The crawfish problem in Britain is manifold. The introduction of a few American signal crawfish for commercial breeding during the 1970s not only failed to create a demand for crawfish products in Britain, but also wrought havoc among the native white clawed crawfish population. The signals escaped from their holding tanks and ponds, then proliferated in their new habitat.
The bigger, bolder and hardier signal crawfish are faster swimmers than the natives, can move on land and can survive for months out of water. Perhaps worse, signals carry a fungus that is harmless to them and fatal to the British natives. The signals also are less prone to disease in general, less sensitive to pollution and eat the natives or crowd them from their habitats. They are not different in kind from the white clawed species; rather, they are better at what both species do. The signals are so dominant that they threaten to extinguish the white clawed natives altogether.
Thoughtful observers including Hugh Fearnley-Whittingstall and Mark Hix believe that the solution lies with consumption. Instead of allowing people to trap and eat what have become pests, however, the British government requires a permit process that is so arduous, and places so many preconditions and restrictions on trapping, that it is virtually impossible legally to catch crawfish. Permits are required from multiple agencies, permission must be obtained from landowners adjacent to the stream, live crawfish may not be transported so the catch must be consumed locally and it may not be sold unless the trapper adds to this battery of permits.
In response to the problem, Fearnley-Whittingstall for one advocates illicitly trapping and eating signal crawfish: “This is the kind of civil disobedience we feel entitled to recommend!” (Fearnley-Whittingstall 548).
In an effort to help save the British crawfish, our Rural Correspondent has rallied to the call and poaches signals from the Thames and its tributaries in Oxfordshire. He has purchased a trap--it is a wire cage that resembles a pocket lobster pot--and gives them away as presents to promote white clawed conservation.
The Rural Correspondent has found that a small carcass of pigeon, rabbit or squirrel is the best bait (Fearnley-Whittingstall recommends a can of cat food punctured with an awl; Florence White advised her readers to try liver). He therefore scours the back roads outside of Oxford for roadkill in his MG. Dressed meat does not work as well; the first crawfish into the trap devour it before their rivals can join the feast, so only a few of them enter the trap.
With roadkill the trap fills to capacity because, understandably enough, the crawfish find it more difficult to claw through the mangled carcass and tear at the meat, so more of them get the opportunity to meet their doom. The key to trapping signal crawfish is getting the trap out of the water in time. With overcrowding they become even more than normally aggressive and when the roadkill runs out they resort eagerly to cannibalism.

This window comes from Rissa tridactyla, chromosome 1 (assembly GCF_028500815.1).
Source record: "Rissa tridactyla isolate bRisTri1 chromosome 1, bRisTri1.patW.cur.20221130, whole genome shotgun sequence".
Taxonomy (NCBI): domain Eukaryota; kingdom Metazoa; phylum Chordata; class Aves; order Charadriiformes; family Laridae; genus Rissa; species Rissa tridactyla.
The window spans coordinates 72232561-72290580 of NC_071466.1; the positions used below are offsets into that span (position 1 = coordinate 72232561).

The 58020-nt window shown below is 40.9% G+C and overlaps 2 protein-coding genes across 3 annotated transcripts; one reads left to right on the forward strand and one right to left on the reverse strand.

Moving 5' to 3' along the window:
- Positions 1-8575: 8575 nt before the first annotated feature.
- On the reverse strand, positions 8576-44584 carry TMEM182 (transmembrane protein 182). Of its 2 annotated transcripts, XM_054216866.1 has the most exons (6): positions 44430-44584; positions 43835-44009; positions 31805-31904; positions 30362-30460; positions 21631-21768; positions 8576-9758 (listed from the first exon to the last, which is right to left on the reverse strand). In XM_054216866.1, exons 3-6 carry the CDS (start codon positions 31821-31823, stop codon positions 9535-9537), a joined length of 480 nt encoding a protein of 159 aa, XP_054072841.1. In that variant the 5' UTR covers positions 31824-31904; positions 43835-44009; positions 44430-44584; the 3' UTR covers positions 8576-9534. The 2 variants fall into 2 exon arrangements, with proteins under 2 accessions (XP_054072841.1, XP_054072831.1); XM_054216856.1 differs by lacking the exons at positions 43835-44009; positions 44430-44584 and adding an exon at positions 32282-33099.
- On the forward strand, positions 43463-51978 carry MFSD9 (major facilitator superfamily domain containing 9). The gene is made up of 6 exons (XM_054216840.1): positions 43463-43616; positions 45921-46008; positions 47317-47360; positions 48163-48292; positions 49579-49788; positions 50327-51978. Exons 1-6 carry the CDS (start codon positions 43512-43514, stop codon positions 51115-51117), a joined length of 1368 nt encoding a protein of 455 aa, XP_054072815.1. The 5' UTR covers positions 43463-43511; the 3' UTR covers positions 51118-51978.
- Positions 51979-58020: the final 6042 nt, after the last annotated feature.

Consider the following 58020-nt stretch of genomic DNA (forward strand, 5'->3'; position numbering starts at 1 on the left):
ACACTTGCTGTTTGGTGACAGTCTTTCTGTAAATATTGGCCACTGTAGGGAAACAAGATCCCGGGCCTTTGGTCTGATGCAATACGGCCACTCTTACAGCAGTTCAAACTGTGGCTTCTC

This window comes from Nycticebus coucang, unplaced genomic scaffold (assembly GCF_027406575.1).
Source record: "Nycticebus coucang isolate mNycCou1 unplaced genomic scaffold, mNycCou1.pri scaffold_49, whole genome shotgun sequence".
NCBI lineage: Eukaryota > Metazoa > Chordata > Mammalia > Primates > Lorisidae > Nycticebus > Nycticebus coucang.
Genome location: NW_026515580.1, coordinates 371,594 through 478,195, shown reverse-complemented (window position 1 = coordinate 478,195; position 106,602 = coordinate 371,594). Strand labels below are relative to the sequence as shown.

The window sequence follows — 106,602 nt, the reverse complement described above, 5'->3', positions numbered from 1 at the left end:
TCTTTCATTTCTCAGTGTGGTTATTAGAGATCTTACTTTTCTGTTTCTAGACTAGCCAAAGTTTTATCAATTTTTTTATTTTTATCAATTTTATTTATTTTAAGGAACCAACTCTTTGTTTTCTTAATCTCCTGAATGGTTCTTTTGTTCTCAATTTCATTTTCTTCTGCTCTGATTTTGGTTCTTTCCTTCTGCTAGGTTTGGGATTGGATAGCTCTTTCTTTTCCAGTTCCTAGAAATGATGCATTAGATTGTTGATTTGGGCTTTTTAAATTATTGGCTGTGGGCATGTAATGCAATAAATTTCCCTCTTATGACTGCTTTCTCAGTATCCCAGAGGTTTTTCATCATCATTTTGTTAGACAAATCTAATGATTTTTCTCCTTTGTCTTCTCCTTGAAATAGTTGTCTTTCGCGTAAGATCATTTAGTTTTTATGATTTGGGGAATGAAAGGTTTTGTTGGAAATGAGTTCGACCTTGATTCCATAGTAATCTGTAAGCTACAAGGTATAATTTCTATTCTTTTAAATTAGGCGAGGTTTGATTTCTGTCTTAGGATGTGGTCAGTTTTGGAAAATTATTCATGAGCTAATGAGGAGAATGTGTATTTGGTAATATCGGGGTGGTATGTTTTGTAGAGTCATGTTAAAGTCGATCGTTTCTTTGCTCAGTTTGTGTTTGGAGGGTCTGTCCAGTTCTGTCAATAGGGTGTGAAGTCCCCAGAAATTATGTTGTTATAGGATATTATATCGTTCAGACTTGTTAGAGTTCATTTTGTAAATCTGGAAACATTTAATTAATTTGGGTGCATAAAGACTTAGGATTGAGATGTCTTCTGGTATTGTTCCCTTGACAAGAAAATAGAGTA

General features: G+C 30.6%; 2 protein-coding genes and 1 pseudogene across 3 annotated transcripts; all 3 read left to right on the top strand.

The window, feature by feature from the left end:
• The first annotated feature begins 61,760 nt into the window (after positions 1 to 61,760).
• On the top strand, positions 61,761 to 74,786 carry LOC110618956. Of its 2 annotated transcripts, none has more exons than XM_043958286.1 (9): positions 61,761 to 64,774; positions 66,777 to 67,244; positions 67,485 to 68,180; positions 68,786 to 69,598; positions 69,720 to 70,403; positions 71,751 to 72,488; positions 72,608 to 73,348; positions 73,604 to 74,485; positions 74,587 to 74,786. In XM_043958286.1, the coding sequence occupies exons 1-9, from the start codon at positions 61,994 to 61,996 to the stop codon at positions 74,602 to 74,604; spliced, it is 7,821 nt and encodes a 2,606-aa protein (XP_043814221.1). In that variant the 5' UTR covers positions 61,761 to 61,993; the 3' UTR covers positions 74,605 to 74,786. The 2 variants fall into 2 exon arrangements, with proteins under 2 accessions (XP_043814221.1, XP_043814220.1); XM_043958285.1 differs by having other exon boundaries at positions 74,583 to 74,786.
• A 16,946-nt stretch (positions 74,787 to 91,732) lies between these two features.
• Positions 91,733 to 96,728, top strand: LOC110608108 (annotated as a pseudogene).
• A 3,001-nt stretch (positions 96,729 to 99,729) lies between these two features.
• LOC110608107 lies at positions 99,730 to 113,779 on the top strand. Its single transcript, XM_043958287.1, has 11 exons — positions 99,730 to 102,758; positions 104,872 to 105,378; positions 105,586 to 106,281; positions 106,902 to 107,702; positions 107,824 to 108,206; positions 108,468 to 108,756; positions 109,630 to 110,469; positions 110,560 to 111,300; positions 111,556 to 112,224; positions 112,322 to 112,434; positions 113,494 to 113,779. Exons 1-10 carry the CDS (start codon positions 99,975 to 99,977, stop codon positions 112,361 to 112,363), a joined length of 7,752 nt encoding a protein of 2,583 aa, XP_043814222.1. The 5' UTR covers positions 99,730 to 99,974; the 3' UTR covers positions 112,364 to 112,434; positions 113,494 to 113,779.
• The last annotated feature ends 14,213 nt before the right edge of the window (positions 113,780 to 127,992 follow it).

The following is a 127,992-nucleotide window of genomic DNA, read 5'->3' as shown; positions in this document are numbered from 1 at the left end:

The crawfish season in the English Midlands varies but does run a little later than the season in the warmer climate of Louisiana, from sometime in May into October. During the good months, our Rural Correspondent catches so many signals that he cooks them, dresses them and freezes the peeled tails by the gallon bag. Unlike their little cousins, there are so many signal crawfish in the Thames that they face no threat of demographic as opposed to individual annihilation.
Another problem associated with crawfish in Britain is the unavailability of legal redress for damages to the trapper given the underground nature of trapping. One day, as the Rural Correspondent ambled to the riverbank to inspect his trap, he spotted two figures absconding with it at speed. There was nothing to be done. Given the low cost of traps (about £15) and the high seasonal yield, however, this kind of misfortune may be considered acceptable economic overhead, much like retail shrinkage of inventory that results from shoplifting or employee theft.
At this writing, not many patriots have followed the lead of our Rural Correspondent and engaged in principled civil disobedience to save the British crawfish. That may be because few people in Britain think about eating crawfish of any kind, and indeed the few British restaurants that seldom offer them usually do so only as the occasional garnish or random curiosity. That is strange because crawfish are cheaper (or free if you know our Rural Correspondent: As noted, he generously gives his considerable surplus away) and taste better than lobster, shrimp or langoustine. The problem is finding crawfish for sale anyplace other than Billingsgate.